Corn's close in Chicago as far down as it exchange rules allowed in the last session, and indications from synthetic trades of further selling pressure, indicated a weak start to Wednesday trading.
So it occurred, with the March contract shedding a further 13.5 cents, or 3.4%, to $3.79 a bushel, by 07:40 GMT, its lowest for a month.
From Monday's high, the contract has now fallen 11% - something of bulls' nightmare.
And that's before taking into the fact the gearing effect from many have bought largely on borrowed money. And that sell stops put on to get them out of loss-making positions may have been ineffective in such a buyer-bereft market.
"Funds were estimated to have sold well in excess of 10,000 contracts on the day with those needing coverage [of short positions] being more than willing to let the market come to them," Jon Michalscheck at Benson Quinn Commodities said.
The trigger for all this selling was, of course, in the main Tuesday's US Department of Agriculture report raising its estimate of America's corn production in 2009-10, rather than lowering it by 100m bushels as analysts had expected.
The rain-delayed harvest, which has left big chunks of the crop still in the field, had been expected to have lost some yield.
However, it was not the only negative influence, with China's decision to raise the amount of money banks have to set aside in reserves denting markets on a broad basis.
The anti-inflationary move may, by putting the brakes on China's credit boom, quell not just growth - Shanghai shares were down 3.1% - but curb the country's huge appetite for commodities.
Sure, China is not (yet) a corn importer. But it is a big importer of oil, which fell a further 1.3% back below $80 a barrel. And corn is a major feedstock for alternative energy source bioethanol.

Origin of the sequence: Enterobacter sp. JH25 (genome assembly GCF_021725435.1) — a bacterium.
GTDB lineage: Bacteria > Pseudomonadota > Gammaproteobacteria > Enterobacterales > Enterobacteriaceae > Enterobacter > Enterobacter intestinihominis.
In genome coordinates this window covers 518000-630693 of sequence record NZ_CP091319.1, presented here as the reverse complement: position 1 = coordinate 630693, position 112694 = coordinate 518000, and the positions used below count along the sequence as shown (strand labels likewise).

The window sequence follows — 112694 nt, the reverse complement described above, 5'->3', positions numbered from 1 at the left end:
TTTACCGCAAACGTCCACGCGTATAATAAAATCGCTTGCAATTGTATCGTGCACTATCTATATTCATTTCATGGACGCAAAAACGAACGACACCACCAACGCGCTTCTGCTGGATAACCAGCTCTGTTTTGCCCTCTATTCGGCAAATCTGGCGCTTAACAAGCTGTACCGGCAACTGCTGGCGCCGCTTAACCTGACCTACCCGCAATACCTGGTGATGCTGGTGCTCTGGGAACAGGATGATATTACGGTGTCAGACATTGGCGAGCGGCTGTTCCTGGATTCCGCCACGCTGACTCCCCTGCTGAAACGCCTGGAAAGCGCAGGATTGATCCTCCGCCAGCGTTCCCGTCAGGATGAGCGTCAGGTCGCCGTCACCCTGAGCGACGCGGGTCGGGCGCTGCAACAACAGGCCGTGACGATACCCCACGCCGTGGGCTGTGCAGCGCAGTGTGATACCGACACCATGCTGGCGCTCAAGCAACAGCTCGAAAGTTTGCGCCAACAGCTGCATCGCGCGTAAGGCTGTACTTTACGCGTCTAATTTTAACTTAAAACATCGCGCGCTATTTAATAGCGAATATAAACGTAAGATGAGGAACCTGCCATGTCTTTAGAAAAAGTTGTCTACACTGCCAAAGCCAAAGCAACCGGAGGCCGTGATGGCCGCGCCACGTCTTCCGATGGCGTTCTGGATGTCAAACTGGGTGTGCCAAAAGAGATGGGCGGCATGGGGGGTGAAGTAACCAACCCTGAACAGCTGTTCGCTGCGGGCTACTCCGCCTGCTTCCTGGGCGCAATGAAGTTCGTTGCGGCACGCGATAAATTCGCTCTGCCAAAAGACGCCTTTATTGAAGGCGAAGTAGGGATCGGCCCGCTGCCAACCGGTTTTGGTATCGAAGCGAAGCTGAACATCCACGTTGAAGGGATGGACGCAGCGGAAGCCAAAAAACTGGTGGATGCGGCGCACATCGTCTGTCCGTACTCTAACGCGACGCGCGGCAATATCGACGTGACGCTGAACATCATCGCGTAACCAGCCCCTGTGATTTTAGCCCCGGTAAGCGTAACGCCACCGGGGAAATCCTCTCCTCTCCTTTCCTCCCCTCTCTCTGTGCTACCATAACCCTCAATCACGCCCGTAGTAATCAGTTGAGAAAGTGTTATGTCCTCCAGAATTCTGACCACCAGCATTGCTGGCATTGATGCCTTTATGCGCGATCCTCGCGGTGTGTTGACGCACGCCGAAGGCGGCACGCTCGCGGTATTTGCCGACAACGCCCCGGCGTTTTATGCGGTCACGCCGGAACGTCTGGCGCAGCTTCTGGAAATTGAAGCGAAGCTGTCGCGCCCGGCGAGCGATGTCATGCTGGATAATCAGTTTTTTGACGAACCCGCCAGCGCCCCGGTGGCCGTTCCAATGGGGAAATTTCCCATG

China is a large buyer of foreign soybeans, and may actually continue to be for a while, to judge by a USDA side-report on Tuesday.
Nonetheless, March soybeans eased 4.75 cents to $9.73 ¼ a bushel, extending to 9.4% losses since a January 4 high.
The crop has also come under pressure from the start of what looks like a promising South American harvest, which will promote competition on the export markets.
And the technical signs do not look too good either, according to Mike Mawdsley of broker Market1.
"March beans broke the trend line [on Tuesday]," he said.
If the contract falls below the November low of $9.55 a bushel "we fall back to $9.00 a bushel or lower".
"The 50-day average near $10.28 now looks about a light year away! Sell rallies," he advised.
Wheat, meanwhile, proved relatively resilient, losing a mere 3 cents to $5.32 ¾ a bushel for March delivery, and remaining well above its low in the last session.
The grain had some support from the USDA report in data showing the lowest winter wheat sowings since 1913.
Kuala Lumpur palm oil, however, played a little catch up with soy, its rival in the vegetable oil market, and set course for its fifth successive negative close.
Besides the weakness of soy, and crude – one of palm oil's uses is in biodiesel – the market is still somewhat sore from Monday's data showing a 16% jump in inventories in Malaysia, the world's second-biggest palm oil producer.
And the price of soyoil in China, a major importer of palm as well as soy, tumbled 2.5% on the Dalian exchange.
March palm oil stood down 49 ringgit at 2,507 ringgit a tonne, taking its losses since a high last week to 8.1%.